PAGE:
Textbooks and Resources


Recommended texts

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Texts Lecture notes: Wright, D. C. Design and Analysis of Machine Elements, latest edition: UWA School of Mechanical and Chemical Engineering Accessible on the web via http://school.mech.uwa.edu.au/~dwright/DANotes/. Note. During lectures important modifications will be made to the part of the content included in DANotes sections on Threaded Fasteners, Buckling and Compound Cylinders. It will be clearly indicated when we depart from the approaches presented in DANotes. In such a case, using in the exam the approaches presented in the DANotes will be treated as an error. Budynas, R. G. and Nisbett, J. K. Shigleys Mechanical Engineering Design, 8th edn (or newer) in SI Units: McGraw-Hill 2008 (or newer) Beer F. P. and Johnston Jr. E. R., Mechanics of Materials, McGraw-Hill College Gere J. M. & Timoshenko S., Mechanics of Materials, Stanley Thornes Budynas, R.G., Nisbett, J.K. (2008) Fatigue failure resulting from variable loading, In Shigleys Mechanical Engineering Design, 8th Edition, McGrawHill, Boston, p. 257-345, ISBN 978-0-07-312193-2. (or newer edition) PDF available through UWAs Library Course Material Online CMO. Shigley, J.E., Mischke, Ch.R. (2001) Screws, fasteners and the design of nonpermanent joints, In Mechanical Engineering Design, 6th Edition, McGrawHill, Boston, p. 446-525, ISBN 0-07-365939-8. PDF available through UWAs Library Course Material Online CMO. Gere, J.M. (2001) Shear forces and bending moments, In Mechanics of Materials, 5th SI Edition, Brooks/Cole Thomson Learning, Australia, p. 271-310, ISBN 0 534-37133-7. PDF available through UWAs Library Course Material Online CMO. Timoshenko, S.P., Gere, J.M. (1999) Stresses in beams (basic topics), In Mechanics of Materials, 4th SI Edition, Stanley Thornes, p. 303-390, ISBN 07487 3998 X PDF available through UWAs Library Course Material Online CMO. Beer F.P., Johnston Jr. E.R., Dewolf, J.T., Mazurek, D.F. (2009) Transformation of stress and strain, In Mechanics of Materials, 5th SI Edition, McGrawHill, Boston, p. 423-494, ISBN 978-007-128422-6. PDF available through UWAs Library Course Material Online CMO. Goetsch, D.L., Chalk, W.S., Nelson, J.A., Rickman, R.L. (2010) Dimensioning and notation, In Technical Drawing and Engineering Communication, 6th Edition, Delmar Cengage Learning, p. 371-442, ISBN-13 978-1-4354-8340-8. PDF available through UWAs Library Course Material Online CMO.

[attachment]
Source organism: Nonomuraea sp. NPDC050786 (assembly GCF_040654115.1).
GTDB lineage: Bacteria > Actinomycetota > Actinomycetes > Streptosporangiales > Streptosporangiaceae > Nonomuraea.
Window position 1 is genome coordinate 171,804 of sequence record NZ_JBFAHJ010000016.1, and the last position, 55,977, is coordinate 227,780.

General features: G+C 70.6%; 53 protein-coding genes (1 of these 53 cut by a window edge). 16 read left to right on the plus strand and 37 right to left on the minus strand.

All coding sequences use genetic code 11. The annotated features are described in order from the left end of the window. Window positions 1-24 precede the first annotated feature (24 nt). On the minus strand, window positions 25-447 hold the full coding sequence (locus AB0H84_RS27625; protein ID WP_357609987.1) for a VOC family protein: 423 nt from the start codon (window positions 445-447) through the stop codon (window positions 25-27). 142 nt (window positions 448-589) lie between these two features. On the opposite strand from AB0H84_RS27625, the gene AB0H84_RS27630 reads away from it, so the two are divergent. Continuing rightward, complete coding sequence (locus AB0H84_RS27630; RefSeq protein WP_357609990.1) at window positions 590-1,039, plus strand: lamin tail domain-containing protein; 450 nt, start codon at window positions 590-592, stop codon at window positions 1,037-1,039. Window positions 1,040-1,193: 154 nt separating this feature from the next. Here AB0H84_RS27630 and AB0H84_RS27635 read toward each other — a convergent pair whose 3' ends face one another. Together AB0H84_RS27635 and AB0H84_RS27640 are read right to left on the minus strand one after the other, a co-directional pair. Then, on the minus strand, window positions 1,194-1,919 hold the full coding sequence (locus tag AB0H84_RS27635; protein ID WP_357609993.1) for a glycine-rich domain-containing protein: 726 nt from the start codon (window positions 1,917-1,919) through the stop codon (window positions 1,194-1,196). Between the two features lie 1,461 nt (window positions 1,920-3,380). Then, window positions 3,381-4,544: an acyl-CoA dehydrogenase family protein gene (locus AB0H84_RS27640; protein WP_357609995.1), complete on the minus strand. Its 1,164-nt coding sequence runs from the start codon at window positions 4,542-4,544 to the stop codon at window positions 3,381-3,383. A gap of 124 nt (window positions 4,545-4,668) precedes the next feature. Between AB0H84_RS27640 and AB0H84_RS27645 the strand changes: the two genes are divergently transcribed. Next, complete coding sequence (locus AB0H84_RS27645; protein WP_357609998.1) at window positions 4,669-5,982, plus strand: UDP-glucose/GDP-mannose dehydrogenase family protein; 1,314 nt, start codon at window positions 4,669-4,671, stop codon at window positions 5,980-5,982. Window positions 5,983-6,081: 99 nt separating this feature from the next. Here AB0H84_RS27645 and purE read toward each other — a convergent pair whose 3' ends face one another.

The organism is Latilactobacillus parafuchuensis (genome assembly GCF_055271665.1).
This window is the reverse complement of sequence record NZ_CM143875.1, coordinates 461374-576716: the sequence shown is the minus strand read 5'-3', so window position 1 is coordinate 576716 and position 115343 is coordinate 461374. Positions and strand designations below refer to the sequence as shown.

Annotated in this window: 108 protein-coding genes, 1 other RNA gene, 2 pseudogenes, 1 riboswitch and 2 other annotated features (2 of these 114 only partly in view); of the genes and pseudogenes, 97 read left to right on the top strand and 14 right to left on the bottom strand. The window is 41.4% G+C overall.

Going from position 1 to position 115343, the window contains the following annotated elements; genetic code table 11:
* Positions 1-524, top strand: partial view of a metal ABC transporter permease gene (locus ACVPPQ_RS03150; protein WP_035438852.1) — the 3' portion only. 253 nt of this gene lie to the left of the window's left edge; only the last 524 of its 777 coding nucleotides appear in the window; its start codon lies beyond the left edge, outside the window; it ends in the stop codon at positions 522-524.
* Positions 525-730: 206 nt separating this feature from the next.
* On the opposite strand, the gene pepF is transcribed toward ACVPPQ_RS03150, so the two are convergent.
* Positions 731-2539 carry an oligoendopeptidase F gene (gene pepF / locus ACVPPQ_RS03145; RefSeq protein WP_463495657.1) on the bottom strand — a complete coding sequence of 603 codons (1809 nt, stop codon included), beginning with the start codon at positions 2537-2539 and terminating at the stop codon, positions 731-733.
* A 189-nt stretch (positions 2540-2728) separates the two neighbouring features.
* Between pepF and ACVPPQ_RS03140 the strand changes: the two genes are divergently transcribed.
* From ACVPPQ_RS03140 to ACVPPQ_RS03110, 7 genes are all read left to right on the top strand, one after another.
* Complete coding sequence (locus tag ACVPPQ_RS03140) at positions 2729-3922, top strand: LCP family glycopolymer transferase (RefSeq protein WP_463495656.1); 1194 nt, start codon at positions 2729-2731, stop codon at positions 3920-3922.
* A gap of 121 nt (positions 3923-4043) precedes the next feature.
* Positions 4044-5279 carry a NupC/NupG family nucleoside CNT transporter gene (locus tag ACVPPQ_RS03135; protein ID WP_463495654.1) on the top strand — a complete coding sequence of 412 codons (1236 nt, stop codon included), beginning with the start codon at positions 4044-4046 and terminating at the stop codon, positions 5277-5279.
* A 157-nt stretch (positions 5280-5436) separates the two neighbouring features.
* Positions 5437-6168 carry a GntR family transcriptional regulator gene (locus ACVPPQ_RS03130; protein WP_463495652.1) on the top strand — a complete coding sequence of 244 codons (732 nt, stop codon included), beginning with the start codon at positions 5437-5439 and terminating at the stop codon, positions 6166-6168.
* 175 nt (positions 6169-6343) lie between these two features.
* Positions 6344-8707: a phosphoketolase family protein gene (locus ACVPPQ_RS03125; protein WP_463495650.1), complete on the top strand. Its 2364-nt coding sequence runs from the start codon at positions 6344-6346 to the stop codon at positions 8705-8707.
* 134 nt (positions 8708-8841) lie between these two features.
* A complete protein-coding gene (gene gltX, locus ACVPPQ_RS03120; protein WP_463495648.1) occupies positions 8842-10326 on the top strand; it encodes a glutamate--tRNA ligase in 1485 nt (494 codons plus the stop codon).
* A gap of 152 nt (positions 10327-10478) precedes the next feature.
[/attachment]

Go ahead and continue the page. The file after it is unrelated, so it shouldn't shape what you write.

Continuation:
Software requirements
You do not have to purchase the following software but you may find it useful to be aware of how to use them: EXCEL MATLAB MATHEMATICA. Please note that EXCEL is much more widely used by the industry than MATLAB and MATHEMATICA. Therefore, you are encouraged to learn and use EXCEL

Additional resources and reading


Guzzomi, A. S., Maraldi, M., and Molarim P. G. (2012) A historical review of the modulus concept and its relevance to mechanical engineering design today, Mechanism and Machine Theory, Vol. 50, p. 1-14. PDF available through UWAs Library Course Material Online CMO Costlow, T. (2009) Linking design and manufacture, Aerospace Engineering Online, SAE International, one page. PDF available through UWAs Library Course Material Online CMO

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Shutz, W. (1996) A history of fatigue, Engineering Fracture Mechanics, Vol. 54, p. 263-300. PDF available through UWAs Library Course Material Online CMO

Other Important Information


To Pass the Unit Students Must Achieve a Minimum Overall Mark of 50% AND a Minimum Mark of 50% for the Exam.

Late Submission Penalties


Marks for assignments submitted after the due date and time will be reduced by 10% of the maximum possible mark for the assignment for each working day after the deadline up to a maximum of 100%. Zero marks will be awarded for assignments handed in after marked submissions have been returned to students.